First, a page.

The old trails in Scappoose were fun, but it was definitely a bit of the Wild West out there. Nice to know the new ones are being built this way.
I’ve only had one issue in the last number of years, and it was minor. People at PB are friendly and willing to share the trail. They tend to apologize to me when I stop off the bike to let them pass. That being said, the number of trail users of all varieties seems to be on the increase. On the weekends it’s difficult to get in a ride without stopping often to let hikers pass. I don’t mind stopping and chatting, but some days I just want to ride without interruption. That is getting difficult to do at PB, making RPR a great alternative. Thanks to all who have volunteered their time out there!
I have similar concern re: powell butte conflicts. I find it to be one of the success stories where hikers/bikers/equestrians can all share the trails and there ISN’T conflict. Granted, there are always jerks and inconsiderate people on any mode of transit, but I find these to be the exception, not the norm at Powell Butte. I also recently visited Rocky Point to see the trails for myself and came away impressed at the volume of trails and the work that has been done. There is still much work to be done, but it is cool to see a closer to town network of trails than Sandy Ridge or Post Canyon, though it’s closer in scope/feel to Stubb Stewart than the former. It’s discouraging that most of the woods up there are still on the chopping block and it’s also ghastly to see how they log over streams and wetlands (Thanks to Oregon law, it’s totally “legal”) so we will eventually be riding through clearcuts, but trails are trails, I suppose.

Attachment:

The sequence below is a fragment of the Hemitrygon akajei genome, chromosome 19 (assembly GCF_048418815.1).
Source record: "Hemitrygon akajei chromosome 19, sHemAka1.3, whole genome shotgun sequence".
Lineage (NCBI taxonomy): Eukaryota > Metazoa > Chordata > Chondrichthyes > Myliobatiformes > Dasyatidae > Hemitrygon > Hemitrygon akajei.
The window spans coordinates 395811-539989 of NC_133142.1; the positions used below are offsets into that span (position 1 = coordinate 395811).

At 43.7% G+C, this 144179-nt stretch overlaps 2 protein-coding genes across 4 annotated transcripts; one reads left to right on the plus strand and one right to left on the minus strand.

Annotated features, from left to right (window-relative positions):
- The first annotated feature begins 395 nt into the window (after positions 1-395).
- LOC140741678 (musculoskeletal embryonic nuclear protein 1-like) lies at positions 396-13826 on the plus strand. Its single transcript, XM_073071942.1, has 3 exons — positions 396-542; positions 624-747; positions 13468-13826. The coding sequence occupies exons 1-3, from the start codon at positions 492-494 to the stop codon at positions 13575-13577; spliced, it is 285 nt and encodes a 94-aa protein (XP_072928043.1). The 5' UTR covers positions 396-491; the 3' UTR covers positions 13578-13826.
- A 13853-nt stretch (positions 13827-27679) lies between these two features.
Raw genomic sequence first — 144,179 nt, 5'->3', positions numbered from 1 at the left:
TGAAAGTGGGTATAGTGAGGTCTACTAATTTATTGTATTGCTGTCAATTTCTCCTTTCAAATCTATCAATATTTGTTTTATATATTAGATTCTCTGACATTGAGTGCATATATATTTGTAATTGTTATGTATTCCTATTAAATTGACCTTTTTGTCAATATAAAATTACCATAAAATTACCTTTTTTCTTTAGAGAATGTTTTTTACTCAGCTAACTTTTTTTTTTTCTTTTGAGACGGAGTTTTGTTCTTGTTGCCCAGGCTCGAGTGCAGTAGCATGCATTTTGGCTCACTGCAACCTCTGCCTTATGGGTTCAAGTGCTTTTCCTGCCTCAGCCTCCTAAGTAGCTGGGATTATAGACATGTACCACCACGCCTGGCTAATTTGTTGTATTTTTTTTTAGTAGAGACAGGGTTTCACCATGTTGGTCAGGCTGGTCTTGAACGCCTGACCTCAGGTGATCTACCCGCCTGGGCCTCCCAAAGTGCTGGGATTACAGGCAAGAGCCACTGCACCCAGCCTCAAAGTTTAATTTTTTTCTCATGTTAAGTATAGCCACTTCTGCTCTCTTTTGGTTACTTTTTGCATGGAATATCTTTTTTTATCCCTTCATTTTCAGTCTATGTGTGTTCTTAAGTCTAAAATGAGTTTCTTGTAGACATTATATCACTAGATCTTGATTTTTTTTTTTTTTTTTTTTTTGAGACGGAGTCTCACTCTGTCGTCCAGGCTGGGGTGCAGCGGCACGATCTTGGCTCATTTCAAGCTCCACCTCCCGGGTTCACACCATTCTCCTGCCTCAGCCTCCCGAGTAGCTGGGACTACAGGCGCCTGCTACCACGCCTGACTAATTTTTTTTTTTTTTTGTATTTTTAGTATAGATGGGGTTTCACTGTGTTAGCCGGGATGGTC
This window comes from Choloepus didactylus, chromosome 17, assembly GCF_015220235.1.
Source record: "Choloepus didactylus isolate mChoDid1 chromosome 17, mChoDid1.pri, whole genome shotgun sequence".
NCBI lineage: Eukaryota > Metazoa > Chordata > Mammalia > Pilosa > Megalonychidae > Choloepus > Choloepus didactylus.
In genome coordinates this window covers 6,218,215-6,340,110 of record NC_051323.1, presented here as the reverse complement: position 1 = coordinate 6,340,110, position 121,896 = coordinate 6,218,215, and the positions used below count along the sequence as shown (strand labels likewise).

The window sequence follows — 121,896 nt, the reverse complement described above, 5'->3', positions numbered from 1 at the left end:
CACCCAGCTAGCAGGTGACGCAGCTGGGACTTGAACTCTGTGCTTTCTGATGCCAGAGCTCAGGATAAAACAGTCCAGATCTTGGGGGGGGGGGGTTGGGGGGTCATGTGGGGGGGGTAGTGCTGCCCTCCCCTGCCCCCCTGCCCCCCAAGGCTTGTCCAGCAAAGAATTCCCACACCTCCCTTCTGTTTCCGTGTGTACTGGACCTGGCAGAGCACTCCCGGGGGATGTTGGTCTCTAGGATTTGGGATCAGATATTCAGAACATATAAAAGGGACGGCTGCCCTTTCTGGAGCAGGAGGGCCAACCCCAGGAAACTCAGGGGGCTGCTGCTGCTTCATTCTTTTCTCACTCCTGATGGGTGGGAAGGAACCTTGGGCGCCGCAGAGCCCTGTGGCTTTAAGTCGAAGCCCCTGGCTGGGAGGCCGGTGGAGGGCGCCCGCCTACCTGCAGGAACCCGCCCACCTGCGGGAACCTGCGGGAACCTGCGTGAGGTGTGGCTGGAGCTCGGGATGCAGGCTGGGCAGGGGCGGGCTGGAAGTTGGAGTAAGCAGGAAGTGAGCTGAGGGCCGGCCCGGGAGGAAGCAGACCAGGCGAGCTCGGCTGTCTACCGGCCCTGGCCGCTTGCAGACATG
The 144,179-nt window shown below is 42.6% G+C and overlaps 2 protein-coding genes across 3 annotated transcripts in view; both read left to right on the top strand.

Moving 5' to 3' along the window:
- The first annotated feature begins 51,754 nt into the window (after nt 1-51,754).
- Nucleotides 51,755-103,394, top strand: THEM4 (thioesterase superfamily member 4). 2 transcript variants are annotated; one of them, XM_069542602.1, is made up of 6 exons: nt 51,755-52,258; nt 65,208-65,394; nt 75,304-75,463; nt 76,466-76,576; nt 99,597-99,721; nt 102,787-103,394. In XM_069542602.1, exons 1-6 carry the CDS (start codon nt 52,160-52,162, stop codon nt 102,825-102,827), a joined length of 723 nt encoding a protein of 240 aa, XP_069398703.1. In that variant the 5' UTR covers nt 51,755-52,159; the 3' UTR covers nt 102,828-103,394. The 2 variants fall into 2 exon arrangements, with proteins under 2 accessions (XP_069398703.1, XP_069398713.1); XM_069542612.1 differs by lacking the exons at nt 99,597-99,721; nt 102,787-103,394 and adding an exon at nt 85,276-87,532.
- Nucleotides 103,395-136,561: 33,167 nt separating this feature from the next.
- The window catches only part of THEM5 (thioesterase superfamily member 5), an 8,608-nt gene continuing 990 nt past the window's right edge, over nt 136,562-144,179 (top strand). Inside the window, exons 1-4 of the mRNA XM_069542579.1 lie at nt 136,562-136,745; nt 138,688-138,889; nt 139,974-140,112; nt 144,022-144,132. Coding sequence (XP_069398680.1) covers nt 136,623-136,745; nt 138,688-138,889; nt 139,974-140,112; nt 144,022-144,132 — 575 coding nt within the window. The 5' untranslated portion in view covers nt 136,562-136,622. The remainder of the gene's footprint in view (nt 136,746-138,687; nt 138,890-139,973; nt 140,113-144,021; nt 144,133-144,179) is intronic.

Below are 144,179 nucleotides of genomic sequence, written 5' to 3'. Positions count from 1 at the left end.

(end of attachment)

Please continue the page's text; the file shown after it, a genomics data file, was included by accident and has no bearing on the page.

There are multiple trails that are hiking only (including my favorite trail) and I would love to see a cycling only trail. I don’t even care if it’s bi-directional, just something to limit the start/stop that happens on a busy, shared trail. Seems to me like super “low hanging fruit” in a city with limited off-road options. Come on Parks, let’s make some advancements!
This is gonna be sick! If you’re an NWTA member and sign the waiver to ride there, you can submit a form on the NWTA website to make the trail map available to you on Trailforks. I did so, and was amazed by how many trails are there. It’s way more extensive than Sandy Ridge – more akin to Post Canyon, and possibly bigger. Lots of XC trails, which aren’t my favorite, but plenty of downhill too. Haven’t ridden there yet though.